Europe’s ‘most dangerous’ continent mapped – World Wide Open Source



Editor’s note: This post was first published on DigitalArticles. It is a series of posts that promote the installation and use of images with fire-red tones and bold black text to illustrate what some consider to be the most significant issues today. Here is the first story.

The project for the debut of the Treaty of Almaty showcases this authority and the ongoing technological progress of nations in opposing deadly pandemics. For me, it is a celebration of test cases and conflict, using data from important members of the framework of the global health arena. Pandemic catastrophe is unfortunately more frequent than not. It highlights the existence of important points of friction and paradoxes in a universe where advances in technology have often overshadowed commitments to control their spread and prevent the ravages of war and diseases to other parts of the world.

On May 5, at a commemoration ceremony held by the Russian Health Ministry, together with the World Health Organization (WHO), there will be a special presentation of an open map of WHO (2014) by the former Soviet Union’s Communications Agency, USA, before the London School of Hygiene and Tropical Medicine. The map displays the health of the region and its epidemiological evolution, linking events of infection and subsequent epidemics to actions taken by states.

In its place, you will find an iconic adaptation by the Russian art agency, there for two years from 2014. The photograph shows the volume and diversity of contaminants in the region. The 3D model contains over 100 chemicals, including many neurotoxins like benzene and ricin. Additionally, it is accompanied by an experimental map of contamination zones, and a geographical analysis performed by Iteca, a research institute specialized in the field of biochemical contamination, which joins the and Visualizer for the making of photos showing substances of concern that damage human health.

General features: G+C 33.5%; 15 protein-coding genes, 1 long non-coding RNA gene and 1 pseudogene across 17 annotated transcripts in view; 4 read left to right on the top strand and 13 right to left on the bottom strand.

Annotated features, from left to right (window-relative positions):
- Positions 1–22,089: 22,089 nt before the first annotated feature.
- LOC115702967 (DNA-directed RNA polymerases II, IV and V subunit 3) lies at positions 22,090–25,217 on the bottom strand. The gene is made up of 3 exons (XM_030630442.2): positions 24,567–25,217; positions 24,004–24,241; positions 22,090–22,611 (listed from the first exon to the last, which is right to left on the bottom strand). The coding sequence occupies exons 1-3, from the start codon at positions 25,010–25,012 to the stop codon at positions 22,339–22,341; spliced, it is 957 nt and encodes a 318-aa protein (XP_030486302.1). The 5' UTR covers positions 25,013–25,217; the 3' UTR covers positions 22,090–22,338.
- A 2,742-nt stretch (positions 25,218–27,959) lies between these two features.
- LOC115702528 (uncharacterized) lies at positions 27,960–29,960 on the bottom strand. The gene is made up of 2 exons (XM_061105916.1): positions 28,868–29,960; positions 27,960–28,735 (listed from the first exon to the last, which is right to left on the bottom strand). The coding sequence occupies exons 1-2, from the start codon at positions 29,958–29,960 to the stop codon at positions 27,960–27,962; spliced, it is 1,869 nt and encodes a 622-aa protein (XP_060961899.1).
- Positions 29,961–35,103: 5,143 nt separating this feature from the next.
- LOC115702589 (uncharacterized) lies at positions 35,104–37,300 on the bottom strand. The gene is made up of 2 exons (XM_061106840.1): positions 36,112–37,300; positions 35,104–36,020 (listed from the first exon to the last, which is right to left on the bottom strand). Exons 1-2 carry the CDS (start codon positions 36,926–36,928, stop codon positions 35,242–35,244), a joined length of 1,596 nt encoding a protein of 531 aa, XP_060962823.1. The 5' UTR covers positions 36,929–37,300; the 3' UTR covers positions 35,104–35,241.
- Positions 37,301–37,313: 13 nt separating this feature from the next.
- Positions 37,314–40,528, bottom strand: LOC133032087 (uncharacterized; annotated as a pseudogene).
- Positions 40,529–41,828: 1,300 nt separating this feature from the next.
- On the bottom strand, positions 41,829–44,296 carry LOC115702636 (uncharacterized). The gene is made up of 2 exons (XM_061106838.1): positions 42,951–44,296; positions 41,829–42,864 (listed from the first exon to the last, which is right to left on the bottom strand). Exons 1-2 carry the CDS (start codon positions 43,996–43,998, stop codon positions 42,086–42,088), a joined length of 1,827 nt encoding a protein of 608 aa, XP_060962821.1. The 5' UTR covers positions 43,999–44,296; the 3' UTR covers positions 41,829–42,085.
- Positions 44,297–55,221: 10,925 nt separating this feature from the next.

Lead image: There is a specific vision that contributes to the common understanding of the Ebola crisis and their consequences. In the wake of the 2014-15 epidemic, the moment was not lost, considering the need for an approach that was both technically and spiritually powerful. Pragmatism in terms of science and strict political will in terms of humanitarianism found both close to the Russian Federation’s interests.

Infographic: Scientific and humanitarian challenges and opportunities of the fight against Ebola infection

Graphic by Denise Duncan, based on photographs by Elena Brkina,

D: Elena Brkina, A: Denis Garibayev, B: Nikita Bakalyov, E: Ruslan Musafayev, M: Tsuprochev S. Aliyev, G: Isa Suleimanov, H: Sergei Stanilov, S: Ruslan Akbarov, T: Elena Grigoryeva

Background of Eurasia Area: Tandem Regions, a project launched at the 11th World Congress on Health, The Congregation of the Ministry of Health (MoH), in Astana, Kazakhstan, developed a map of the three Eurasian regions to indicate common regional geographic problems. First, it showed endemic diseases, and second, problems that affect the social and human problems in the regions. The map presents patterns of natural human settlements and populations, biological diversity and endemic diseases, as well as patterns of illnesses, transmission risks, and opportunities to control or eliminate them. The map’s points were published on the International Day of Human Development in 2015, in the context of a campaign titled “Worthy of Being Celebrated.” On this day, we marked the anniversary of the implementation of the UN Declaration on the Millennium Development Goals (MDGs). Global decision makers at the highest level were invited to document and share their deeds and successes, so as to celebrate the ideals underlying the MDGs and better evaluate the progress made and ask how should this be accelerated, how can new objectives and strategies be incorporated, what could accelerate the 2030 Agenda for Sustainable Development?

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